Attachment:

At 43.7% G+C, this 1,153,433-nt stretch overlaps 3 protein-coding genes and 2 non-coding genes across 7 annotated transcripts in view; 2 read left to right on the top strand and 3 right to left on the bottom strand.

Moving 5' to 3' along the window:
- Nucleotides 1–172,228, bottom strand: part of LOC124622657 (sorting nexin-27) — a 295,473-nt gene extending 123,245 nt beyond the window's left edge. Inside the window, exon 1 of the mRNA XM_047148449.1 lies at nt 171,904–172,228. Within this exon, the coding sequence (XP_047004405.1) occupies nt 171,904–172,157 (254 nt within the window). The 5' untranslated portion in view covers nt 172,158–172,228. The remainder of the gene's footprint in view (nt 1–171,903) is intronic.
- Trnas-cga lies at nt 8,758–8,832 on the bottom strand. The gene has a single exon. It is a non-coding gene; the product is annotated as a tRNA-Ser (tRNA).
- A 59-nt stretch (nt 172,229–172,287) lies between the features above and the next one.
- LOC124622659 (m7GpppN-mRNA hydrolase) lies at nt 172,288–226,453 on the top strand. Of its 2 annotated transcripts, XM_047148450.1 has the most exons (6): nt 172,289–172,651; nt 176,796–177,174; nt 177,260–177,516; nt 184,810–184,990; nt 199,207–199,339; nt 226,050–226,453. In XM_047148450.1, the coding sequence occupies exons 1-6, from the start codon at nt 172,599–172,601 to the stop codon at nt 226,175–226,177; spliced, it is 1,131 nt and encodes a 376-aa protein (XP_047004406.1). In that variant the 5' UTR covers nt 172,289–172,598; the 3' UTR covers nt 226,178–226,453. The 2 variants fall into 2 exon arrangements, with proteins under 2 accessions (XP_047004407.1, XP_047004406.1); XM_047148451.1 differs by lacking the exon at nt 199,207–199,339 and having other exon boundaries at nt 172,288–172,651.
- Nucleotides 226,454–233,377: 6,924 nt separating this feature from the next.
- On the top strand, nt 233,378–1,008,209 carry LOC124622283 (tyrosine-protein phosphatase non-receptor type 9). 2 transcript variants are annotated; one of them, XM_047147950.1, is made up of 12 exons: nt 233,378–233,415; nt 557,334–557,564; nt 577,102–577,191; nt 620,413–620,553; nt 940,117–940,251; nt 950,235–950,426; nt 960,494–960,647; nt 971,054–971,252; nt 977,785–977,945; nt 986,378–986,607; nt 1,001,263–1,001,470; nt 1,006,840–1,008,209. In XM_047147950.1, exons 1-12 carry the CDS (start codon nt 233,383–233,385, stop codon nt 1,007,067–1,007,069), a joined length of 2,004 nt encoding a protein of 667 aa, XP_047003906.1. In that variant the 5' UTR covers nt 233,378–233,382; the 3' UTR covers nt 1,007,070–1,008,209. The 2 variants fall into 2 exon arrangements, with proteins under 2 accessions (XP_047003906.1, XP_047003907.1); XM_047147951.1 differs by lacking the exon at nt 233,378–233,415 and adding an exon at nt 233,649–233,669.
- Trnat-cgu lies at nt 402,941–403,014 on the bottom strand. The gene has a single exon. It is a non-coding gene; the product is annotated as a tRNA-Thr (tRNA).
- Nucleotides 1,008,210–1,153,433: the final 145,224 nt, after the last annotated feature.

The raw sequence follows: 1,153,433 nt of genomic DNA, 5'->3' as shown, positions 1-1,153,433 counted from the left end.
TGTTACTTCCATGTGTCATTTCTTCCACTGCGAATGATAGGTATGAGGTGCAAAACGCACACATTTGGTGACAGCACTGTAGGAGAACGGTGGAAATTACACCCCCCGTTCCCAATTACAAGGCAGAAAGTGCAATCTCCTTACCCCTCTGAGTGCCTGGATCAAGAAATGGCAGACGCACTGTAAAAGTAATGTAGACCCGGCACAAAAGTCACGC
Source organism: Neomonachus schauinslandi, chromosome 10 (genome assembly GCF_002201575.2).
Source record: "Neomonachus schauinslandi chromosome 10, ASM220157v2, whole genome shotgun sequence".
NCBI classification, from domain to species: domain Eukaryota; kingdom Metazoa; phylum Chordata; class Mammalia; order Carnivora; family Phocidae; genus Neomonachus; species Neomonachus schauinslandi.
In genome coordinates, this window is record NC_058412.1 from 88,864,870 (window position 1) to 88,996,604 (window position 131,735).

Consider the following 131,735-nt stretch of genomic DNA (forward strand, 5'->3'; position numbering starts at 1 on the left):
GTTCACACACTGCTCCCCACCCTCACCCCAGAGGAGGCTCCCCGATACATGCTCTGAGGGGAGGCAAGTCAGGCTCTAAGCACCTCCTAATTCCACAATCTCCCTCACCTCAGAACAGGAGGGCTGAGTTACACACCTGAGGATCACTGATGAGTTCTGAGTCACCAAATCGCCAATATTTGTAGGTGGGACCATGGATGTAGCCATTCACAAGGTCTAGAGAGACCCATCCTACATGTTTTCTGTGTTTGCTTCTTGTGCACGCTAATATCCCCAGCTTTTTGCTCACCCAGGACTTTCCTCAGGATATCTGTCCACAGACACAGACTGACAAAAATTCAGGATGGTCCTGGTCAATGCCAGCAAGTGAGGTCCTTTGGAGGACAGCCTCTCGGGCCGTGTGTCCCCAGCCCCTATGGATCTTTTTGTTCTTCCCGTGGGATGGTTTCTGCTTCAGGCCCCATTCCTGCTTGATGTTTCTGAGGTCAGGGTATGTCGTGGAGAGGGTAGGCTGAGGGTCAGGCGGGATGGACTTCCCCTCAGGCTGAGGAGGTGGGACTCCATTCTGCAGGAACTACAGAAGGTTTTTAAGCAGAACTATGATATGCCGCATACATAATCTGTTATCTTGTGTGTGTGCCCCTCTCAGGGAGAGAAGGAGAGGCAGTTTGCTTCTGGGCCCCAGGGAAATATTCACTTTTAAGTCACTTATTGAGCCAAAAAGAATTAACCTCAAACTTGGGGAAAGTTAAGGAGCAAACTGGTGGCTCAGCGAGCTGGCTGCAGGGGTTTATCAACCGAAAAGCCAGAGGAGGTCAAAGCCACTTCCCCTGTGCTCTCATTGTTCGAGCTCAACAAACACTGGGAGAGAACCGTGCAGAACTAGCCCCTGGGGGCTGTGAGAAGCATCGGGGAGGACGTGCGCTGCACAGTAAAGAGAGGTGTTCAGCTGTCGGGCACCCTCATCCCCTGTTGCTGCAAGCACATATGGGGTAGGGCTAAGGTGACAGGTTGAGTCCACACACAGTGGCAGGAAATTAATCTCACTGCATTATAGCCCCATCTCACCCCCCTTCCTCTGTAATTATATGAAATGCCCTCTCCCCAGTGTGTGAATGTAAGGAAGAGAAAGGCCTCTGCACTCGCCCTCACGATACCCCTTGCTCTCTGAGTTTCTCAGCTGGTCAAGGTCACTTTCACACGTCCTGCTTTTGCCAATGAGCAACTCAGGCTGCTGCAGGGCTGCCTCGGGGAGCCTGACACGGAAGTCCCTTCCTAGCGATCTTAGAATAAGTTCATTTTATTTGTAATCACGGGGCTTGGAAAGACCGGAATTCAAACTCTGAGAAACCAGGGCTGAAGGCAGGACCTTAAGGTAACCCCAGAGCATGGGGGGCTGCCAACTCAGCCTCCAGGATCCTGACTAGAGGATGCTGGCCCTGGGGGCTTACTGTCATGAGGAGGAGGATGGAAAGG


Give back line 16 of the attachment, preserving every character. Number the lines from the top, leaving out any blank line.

In genome coordinates, this window is record NC_058412.1 from 88,864,870 (window position 1) to 88,996,604 (window position 131,735).